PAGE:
Wednesday, October 20, 2010

What to read??? THAT is the question...

The greatest part of the Danish educational system is also the thing that is sometimes difficult to manage--- the FREEDOM. Now, don't get me wrong; I definitely DO NOT want the system to become less free, but after coming from a system where there is so much can I say it nicely..... "guidance" from those in decision-making positions (i.e.: legislators), it is almost overwhelming when I sit and plan what literature I want to use with my students.

The reason it is overwhelming is that there is JUST SO MUCH from which to choose and I don't want to leave any out! In Texas there is a list of literature that must be read/shared/analyzed at each level of high school and then teachers have choice (within certain parameters) about what other books to use in their teaching, but we only have our students for one year in Texas (usually), so you realize that you have 2 selections MANDATED by the state, so that leaves room for 3-4 other choices within one year.

Now picture this--- I have my A-level English students for 3 years and during that 1st semester, we have them for a very number of lessons because they are in what is called "grundforløb" which is like a "basic, introductory course" that all Gymnasium students take, regardless of their study line. During that semester, you really only have time for MAYBE one novel.
So that means in the 5 remaining semesters, I have to plan out all the VERY BEST literature that I want them to experience. Now you see the overwhelming part.

There are some works that are the NO-brainers....the books that EVERY PERSON on the planet MUST read before he dies....  in fact, in my opinion, there are 3 of those and you can be darned tootin' (yeah, that is a total Texas phrase), we are reading them!

Now comes my dilemma.
I know what I have already read/shared with my students (who are now in their 3rd year) and what I plan to read/share with them for the remainder of the 2010-11 school year before I send them out into the big world.... but I am already thinking ahead to my students who are in their 2nd year as well as the students that I will get next August for a NEW THREE YEARS.....
That is where I need your help....

Here are the "others" on my list (either that we HAVE read or that we are GOING to read), but I feel like I have forgotten some of the GREATS...the ones that ALL people should read. (NOTE: I really want to use Pride & Prejudice as well as The Scarlet Letter, as a way to not only teach literature from those time periods, but because I believe their lessons are relevant for today; however, I want EVERYONE to fall in love with these works that I share, including the boys, so if anyone has a suggestion of HOW to make boys fall in love with Jane Austen, I am ALL EARS!)

1. Lord of the Flies
2. Animal Farm
3. Fahrenheit 451
4. Catcher in the Rye
5. Things Fall Apart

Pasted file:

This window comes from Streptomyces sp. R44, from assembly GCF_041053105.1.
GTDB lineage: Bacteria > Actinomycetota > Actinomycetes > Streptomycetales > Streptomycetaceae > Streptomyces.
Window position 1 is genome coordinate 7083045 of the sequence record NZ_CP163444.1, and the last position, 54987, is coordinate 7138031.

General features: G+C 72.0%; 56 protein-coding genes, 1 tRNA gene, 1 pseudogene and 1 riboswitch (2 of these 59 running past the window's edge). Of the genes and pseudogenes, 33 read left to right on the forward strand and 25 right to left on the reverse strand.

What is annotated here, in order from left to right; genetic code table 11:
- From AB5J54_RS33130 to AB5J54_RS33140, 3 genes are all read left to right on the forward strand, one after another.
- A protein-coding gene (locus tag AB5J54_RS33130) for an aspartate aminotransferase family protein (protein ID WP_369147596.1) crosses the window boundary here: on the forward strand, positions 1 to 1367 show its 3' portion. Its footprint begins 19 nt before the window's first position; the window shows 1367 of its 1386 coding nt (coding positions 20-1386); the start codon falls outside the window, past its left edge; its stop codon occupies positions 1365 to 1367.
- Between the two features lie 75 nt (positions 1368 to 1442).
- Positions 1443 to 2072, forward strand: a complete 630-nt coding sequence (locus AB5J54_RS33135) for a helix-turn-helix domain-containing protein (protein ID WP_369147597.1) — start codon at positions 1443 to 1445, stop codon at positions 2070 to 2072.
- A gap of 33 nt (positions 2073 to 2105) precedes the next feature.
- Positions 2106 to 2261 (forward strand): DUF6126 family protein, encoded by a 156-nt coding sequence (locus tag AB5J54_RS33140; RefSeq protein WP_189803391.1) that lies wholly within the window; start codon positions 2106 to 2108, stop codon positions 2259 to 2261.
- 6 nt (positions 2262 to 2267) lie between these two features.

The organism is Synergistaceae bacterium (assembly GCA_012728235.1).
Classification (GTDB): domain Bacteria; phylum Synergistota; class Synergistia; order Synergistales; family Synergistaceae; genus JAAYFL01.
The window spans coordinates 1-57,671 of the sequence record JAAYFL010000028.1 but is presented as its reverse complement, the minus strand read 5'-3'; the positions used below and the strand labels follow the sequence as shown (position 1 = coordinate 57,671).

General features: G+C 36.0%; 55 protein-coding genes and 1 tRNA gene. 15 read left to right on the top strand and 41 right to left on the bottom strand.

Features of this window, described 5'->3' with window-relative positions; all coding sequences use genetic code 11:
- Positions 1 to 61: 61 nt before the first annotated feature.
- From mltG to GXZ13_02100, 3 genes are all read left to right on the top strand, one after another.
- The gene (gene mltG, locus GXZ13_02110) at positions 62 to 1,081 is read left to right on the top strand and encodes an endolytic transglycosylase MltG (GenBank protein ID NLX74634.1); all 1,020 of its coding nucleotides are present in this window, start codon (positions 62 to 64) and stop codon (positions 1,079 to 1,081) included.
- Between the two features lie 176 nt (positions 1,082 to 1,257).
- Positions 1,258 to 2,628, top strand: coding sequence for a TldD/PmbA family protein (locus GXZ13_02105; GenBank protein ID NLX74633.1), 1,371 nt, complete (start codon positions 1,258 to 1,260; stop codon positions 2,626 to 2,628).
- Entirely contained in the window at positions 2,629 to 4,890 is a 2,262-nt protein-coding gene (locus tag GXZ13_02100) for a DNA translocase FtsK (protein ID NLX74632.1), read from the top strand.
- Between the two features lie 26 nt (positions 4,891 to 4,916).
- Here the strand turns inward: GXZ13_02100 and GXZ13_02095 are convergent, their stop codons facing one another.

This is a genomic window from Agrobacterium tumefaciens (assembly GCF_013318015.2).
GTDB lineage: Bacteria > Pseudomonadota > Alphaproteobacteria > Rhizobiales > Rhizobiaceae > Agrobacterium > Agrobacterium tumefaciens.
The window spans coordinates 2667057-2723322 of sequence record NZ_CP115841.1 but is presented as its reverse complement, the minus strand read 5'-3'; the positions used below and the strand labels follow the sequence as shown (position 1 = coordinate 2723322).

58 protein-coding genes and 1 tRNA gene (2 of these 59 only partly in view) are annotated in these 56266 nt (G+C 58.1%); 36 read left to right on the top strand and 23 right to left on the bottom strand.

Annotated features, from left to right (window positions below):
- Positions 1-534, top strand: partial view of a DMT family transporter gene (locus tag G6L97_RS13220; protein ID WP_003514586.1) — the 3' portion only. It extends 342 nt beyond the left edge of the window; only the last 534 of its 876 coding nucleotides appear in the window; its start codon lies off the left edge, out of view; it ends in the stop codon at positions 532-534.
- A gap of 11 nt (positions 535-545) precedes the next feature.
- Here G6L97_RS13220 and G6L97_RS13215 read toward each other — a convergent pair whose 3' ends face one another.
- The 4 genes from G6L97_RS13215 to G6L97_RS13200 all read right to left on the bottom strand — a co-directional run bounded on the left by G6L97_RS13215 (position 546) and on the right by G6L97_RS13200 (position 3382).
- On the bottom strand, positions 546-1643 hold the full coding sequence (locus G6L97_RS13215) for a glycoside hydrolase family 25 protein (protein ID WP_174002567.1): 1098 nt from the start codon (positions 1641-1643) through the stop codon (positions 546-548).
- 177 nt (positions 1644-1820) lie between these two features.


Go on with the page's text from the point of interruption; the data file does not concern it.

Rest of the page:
6. Night and/or First they killed my father (as representatives of the memoir and inter-disciplinary connections to history)
7. That was then, this is now and/or The Outsiders (as our literature in the "grundforløb" because all teachers are supposed to focus on the theme of Growing Up during this semester, plus this is their first semester of English at A-level so SE Hinton is a non-threatening way to enter the 3 year study....but I am open to other "Growing Up" novels.)
8. Shakespeare---he appears in the last semester of gymnasium and when you think about 2nd language learners (who are truly bilingual), I need suggestions of the 2 best works to share... I know what Kelli wants to use, but suggestions are WELCOMED!  :-)

So now you see my dilemma.... there are SO many other works....  and I only have 3 years to help them fall in love with English literature and reading.... so I need a good sampling, the RIGHT sampling of the very BEST.

What book would you recommend to a person if there was only book he could read????


Jen said...

Animal Farm is brilliant for understanding allegory. Farenheit 451 is a personal favourite. And as for Shakespeare, Macbeth and Romeo and Juliet are the most engaging I think, though Midsummer's Night Dream, Hamlet and Much Ado About Nothing all have a case. I have to confess I have never read Othello and I should. I think Catcher in the Rye is an amazing book, but one to read personally rather than in the school system, sometimes a book can be analysed so much at school that all the joy is taken out.

Nuno said...

Catcher in the Rye.

Although you might think it's a tad negative ... :-)

Archaeogoddess said...

Strangely enough I have not read Animal Farm. 1984, yes, and Brave New World, but not Animal Farm. Is it wrong of me to say that I read Catcher in the Rye and didn't like it? I am also not a fan of Jane Austin, but this may partly be because I was overloaded with Pride and Prejudice my senior year, we read it in English and did the play in Drama. LOL - you ask me to pick books I like and instead I tell you the ones I didn't!